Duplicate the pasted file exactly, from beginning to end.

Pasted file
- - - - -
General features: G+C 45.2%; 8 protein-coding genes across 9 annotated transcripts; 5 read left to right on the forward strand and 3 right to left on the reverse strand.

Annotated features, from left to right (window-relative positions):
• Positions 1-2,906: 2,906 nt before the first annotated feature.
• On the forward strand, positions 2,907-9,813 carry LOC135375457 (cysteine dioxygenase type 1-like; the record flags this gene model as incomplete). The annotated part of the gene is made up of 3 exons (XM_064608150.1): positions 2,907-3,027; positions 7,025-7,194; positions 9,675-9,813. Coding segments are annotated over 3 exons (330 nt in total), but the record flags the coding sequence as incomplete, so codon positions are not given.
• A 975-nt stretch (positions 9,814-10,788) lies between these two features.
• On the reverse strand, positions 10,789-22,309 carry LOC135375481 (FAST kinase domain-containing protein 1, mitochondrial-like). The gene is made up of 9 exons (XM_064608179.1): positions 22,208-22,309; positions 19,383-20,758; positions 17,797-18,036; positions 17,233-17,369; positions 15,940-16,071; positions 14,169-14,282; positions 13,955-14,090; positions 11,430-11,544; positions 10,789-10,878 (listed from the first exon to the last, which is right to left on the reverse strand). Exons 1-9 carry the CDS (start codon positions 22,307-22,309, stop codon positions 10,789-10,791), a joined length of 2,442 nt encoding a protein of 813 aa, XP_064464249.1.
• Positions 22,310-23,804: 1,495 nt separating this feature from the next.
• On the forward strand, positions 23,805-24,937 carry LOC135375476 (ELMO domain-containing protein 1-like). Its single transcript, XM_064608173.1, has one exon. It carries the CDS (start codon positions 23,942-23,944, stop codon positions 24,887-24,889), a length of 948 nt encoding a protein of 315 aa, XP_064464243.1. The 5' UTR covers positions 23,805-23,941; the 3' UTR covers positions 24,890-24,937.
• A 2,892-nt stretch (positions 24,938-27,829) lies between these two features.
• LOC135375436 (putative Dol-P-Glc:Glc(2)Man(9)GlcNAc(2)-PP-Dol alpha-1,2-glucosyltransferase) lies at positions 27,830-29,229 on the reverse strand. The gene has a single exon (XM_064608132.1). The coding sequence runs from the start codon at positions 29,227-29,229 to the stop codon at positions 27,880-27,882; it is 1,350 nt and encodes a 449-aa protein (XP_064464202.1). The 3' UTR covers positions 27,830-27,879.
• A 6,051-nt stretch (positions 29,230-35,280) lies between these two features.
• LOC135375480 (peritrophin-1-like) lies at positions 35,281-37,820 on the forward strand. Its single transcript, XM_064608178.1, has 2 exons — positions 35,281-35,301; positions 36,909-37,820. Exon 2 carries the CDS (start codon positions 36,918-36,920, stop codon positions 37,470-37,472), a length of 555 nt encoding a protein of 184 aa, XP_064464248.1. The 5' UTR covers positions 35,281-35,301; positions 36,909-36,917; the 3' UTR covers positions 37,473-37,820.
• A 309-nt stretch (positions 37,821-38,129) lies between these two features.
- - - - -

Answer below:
General features: G+C 45.2%; 8 protein-coding genes across 9 annotated transcripts; 5 read left to right on the forward strand and 3 right to left on the reverse strand.

Annotated features, from left to right (window-relative positions):
• Positions 1-2,906: 2,906 nt before the first annotated feature.
• On the forward strand, positions 2,907-9,813 carry LOC135375457 (cysteine dioxygenase type 1-like; the record flags this gene model as incomplete). The annotated part of the gene is made up of 3 exons (XM_064608150.1): positions 2,907-3,027; positions 7,025-7,194; positions 9,675-9,813. Coding segments are annotated over 3 exons (330 nt in total), but the record flags the coding sequence as incomplete, so codon positions are not given.
• A 975-nt stretch (positions 9,814-10,788) lies between these two features.
• On the reverse strand, positions 10,789-22,309 carry LOC135375481 (FAST kinase domain-containing protein 1, mitochondrial-like). The gene is made up of 9 exons (XM_064608179.1): positions 22,208-22,309; positions 19,383-20,758; positions 17,797-18,036; positions 17,233-17,369; positions 15,940-16,071; positions 14,169-14,282; positions 13,955-14,090; positions 11,430-11,544; positions 10,789-10,878 (listed from the first exon to the last, which is right to left on the reverse strand). Exons 1-9 carry the CDS (start codon positions 22,307-22,309, stop codon positions 10,789-10,791), a joined length of 2,442 nt encoding a protein of 813 aa, XP_064464249.1.
• Positions 22,310-23,804: 1,495 nt separating this feature from the next.
• On the forward strand, positions 23,805-24,937 carry LOC135375476 (ELMO domain-containing protein 1-like). Its single transcript, XM_064608173.1, has one exon. It carries the CDS (start codon positions 23,942-23,944, stop codon positions 24,887-24,889), a length of 948 nt encoding a protein of 315 aa, XP_064464243.1. The 5' UTR covers positions 23,805-23,941; the 3' UTR covers positions 24,890-24,937.
• A 2,892-nt stretch (positions 24,938-27,829) lies between these two features.
• LOC135375436 (putative Dol-P-Glc:Glc(2)Man(9)GlcNAc(2)-PP-Dol alpha-1,2-glucosyltransferase) lies at positions 27,830-29,229 on the reverse strand. The gene has a single exon (XM_064608132.1). The coding sequence runs from the start codon at positions 29,227-29,229 to the stop codon at positions 27,880-27,882; it is 1,350 nt and encodes a 449-aa protein (XP_064464202.1). The 3' UTR covers positions 27,830-27,879.
• A 6,051-nt stretch (positions 29,230-35,280) lies between these two features.
• LOC135375480 (peritrophin-1-like) lies at positions 35,281-37,820 on the forward strand. Its single transcript, XM_064608178.1, has 2 exons — positions 35,281-35,301; positions 36,909-37,820. Exon 2 carries the CDS (start codon positions 36,918-36,920, stop codon positions 37,470-37,472), a length of 555 nt encoding a protein of 184 aa, XP_064464248.1. The 5' UTR covers positions 35,281-35,301; positions 36,909-36,917; the 3' UTR covers positions 37,473-37,820.
• A 309-nt stretch (positions 37,821-38,129) lies between these two features.